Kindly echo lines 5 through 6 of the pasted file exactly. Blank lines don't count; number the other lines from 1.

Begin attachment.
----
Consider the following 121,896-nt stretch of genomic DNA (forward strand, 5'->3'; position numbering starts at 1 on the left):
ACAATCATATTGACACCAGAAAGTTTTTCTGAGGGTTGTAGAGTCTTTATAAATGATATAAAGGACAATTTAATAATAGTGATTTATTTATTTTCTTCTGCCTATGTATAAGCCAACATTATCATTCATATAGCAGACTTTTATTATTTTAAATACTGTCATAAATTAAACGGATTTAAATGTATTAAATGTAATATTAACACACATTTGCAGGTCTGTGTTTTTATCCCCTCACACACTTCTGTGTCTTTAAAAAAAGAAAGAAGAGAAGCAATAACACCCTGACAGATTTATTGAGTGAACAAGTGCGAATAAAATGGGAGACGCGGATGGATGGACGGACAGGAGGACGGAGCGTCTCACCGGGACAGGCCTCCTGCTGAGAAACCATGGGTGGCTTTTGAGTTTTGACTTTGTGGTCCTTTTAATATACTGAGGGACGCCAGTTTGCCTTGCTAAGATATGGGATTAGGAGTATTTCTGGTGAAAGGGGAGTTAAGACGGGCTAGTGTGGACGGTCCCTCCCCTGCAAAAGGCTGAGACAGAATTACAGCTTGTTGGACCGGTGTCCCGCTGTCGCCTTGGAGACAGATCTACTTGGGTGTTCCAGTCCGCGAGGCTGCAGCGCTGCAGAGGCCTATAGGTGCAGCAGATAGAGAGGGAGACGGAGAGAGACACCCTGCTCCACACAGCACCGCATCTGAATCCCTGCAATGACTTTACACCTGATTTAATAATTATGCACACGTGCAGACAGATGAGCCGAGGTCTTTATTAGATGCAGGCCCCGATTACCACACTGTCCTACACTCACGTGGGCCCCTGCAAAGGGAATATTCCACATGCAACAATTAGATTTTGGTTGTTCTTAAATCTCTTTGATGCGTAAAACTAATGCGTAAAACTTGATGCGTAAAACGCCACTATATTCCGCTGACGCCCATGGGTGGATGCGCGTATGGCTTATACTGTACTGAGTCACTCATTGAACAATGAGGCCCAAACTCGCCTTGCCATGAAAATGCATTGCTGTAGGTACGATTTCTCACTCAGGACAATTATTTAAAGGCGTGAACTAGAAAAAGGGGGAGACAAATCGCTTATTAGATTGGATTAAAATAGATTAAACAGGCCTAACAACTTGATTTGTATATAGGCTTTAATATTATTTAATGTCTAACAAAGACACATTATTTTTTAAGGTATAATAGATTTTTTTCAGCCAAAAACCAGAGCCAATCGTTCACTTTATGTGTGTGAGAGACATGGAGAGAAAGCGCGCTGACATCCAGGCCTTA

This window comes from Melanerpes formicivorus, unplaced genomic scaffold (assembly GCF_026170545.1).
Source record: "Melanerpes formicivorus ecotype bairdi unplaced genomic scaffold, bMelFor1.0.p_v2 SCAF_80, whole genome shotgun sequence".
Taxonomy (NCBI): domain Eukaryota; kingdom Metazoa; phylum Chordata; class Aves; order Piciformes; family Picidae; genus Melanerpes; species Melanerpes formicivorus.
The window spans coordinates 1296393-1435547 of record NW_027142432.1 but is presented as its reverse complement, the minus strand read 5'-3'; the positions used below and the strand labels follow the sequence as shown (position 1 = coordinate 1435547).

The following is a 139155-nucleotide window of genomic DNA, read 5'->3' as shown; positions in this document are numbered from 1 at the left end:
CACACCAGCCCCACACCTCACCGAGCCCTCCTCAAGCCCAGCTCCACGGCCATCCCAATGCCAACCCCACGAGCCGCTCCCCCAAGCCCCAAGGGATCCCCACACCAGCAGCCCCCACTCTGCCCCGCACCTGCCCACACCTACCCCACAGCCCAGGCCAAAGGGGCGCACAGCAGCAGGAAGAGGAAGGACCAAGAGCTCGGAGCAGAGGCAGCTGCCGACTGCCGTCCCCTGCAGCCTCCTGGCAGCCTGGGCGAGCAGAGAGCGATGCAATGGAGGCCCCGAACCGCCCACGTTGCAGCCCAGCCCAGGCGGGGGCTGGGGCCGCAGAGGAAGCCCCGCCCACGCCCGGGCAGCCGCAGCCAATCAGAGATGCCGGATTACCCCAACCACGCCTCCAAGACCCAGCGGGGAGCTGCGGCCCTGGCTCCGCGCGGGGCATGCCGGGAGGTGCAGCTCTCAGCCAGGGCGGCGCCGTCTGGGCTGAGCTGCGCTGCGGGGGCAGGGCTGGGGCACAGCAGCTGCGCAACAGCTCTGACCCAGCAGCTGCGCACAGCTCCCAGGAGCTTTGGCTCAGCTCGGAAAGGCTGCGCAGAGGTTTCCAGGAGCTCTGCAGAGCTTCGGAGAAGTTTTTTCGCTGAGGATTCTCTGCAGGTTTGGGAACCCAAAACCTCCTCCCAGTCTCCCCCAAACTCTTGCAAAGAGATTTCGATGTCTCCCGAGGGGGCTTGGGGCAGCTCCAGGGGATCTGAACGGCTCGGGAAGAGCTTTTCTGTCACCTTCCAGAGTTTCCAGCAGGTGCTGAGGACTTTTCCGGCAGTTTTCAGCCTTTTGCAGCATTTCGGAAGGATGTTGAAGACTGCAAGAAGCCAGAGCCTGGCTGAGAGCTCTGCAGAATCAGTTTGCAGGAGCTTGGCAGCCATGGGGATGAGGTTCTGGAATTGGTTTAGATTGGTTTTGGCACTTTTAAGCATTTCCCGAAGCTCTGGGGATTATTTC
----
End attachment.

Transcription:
Taxonomy (NCBI): domain Eukaryota; kingdom Metazoa; phylum Chordata; class Aves; order Piciformes; family Picidae; genus Melanerpes; species Melanerpes formicivorus.
The window spans coordinates 1296393-1435547 of record NW_027142432.1 but is presented as its reverse complement, the minus strand read 5'-3'; the positions used below and the strand labels follow the sequence as shown (position 1 = coordinate 1435547).